Three years ago, a small group of Highrockers set out from Highrock Brookline with the vision to launch a new Highrock church in Boston.
What a crazy week it has been! COVID-19, also known as the ‘coronavirus’ is quickly starting to upend our lives in ways we never expected. And unfortunately, I’m here to tell you that the same will be true for our church life together.
Yesterday I met with pastors throughout the Highrock Network where we ultimately made the decision to cancel public worship across all 10 Highrock churches. We are currently planning to return to worship on March 29, however, but because the situation is so fluid, it is likely that we may not be able to meet for public worship until Easter or beyond.
Some of you may be asking the question “Why?” “Pastor Stephen, aren’t we just giving into fear if we do that?” “Aren’t you just giving into the hype?!?!”
I can see why any of us might think that. But in truth, MY biggest fear isn’t getting sick, MY biggest fear is actually cancelling Sunday service... not being there with all of you. In my own insecurities, I sometimes feel like we have to meet on Sunday mornings, and we need to wow you with a worship team or a great sermon for us to keep momentum as a church community... Well, all those are lies that I have to wrestle with, but they did give me pause as we were considering all this. On top of those lies is the reality that not meeting on Sunday morning will likely have quite a negative affect on our church budget. So in truth, we’re actually doing the thing that I’m most afraid of, but I believe it’s the right thing, and here’s why...
You’ve probably heard on the news about many things being cancelled out of an “abundance of caution.” We want to take a different approach... we won’t be meeting in large public spaces for a different reason: an abundance of love.
Yesterday I spoke with the wife of one of our church members who was so sad to share with me that her husband wouldn’t be able to attend church for quite some time... this due to the nature of his uniquely compromised respiratory system. My heart really went out to the two of them, and it reminded me that we have a responsibility in this moment to care for the most vulnerable.
On Sunday I shared about the amazing history the Christian church has in caring for the sick during the 4th century roman plague, and the 14th century bubonic plague. When all others ran the other direction, governors, community leaders, doctors--they all fled--but Christians risked their lives to help the sick, as a result the church exploded. Jesus, of course, was an amazing model for this. He reached out to touch and heal the lepers without any fear, when no one else would or could.
Today we have a very different situation. The hard reality is that some of you may soon become carriers of this new virus, but because it’s not that severe for most people, you may not even know it. So it’s not that we’re afraid of touching the sick, or even becoming sick ourselves, it’s that we ourselves may represent the threat of sickness to others.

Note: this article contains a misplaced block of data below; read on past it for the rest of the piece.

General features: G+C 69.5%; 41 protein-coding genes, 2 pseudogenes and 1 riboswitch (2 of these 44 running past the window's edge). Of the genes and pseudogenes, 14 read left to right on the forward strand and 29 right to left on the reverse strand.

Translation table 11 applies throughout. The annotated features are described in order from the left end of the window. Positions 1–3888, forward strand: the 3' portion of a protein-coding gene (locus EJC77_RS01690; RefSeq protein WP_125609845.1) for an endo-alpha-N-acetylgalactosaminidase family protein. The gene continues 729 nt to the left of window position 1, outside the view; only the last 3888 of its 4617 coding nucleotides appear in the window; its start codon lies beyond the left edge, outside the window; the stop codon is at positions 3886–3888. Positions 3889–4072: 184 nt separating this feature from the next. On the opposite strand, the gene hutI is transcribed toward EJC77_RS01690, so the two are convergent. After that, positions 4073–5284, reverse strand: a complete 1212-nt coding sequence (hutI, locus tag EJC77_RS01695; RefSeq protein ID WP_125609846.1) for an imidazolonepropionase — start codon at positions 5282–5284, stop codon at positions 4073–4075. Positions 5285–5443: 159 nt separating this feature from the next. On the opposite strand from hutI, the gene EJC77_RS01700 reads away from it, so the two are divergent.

Some of you have seen the graph below that shows the potential outcomes in our near future. What we want to avoid, and what we want to help our communities avoid is a spike on this graph. The more we can flatten out this bell curve the more we will relieve stress on our medical community and the less we will risk.
Here’s the beautiful thing--the church is not defined by our Sunday morning meetings. We’re defined by Christ who lives in us and binds us all together as a family in his name, and we want to continue to be that family. Small groups will continue to meet, though we recommend good hand washing and encourage people to avoid any type of holy touch for a couple months.
On Sundays, we will be preparing virtual worship services. For now we will be suspending our “Flourishing” series about sex, singleness and marriage, but look for a brief message from me this Sunday morning and the following Sunday, March 22, we will have a virtual service with everyone else in the Highrock network. We encourage everyone with a smart phone or smart TV to attend from wherever you are. More details on all of this will come in the next week. We are also working with our Network pastors to produce some daily devotionals that will also be available via social media.
In addition, our local Pastors here in Quincy are looking to stay connected with all of you. One thing I would love to do is hear your stories. Each of you has a story about what God has done or is doing in your life. Let’s seize this moment to share these stories with each other. Look for some invitations to this kind of story sharing in the week to come. And for those who may experience hardship or disruptions caused by this pandemic, or by the disease itself, we want to know. Please don’t hesitate to reach out to our care team. We will be checking in with all of you as well.
Lastly, as we step away from public worship for a couple weeks or more, we also step away from a great opportunity for you to partner with us in mission, your tithes and offerings. The good news is, you can help us stay on mission even if we don't meet on Sundays. Online giving is easy, just click the button below.
This is going to be a strange moment in life. Let’s persist in prayer for the sick and meet with one another in small groups as we are able. God is so good, and we look forward with great anticipation to his coming Kingdom when there will be no more sickness and pain. In the meantime, we lean into that countercultural idea that Jesus himself spoke to Paul, “my power is made perfect in weakness.” Stay tuned to our facebook page and watch for more communications regarding how we can continue staying connected in the days ahead.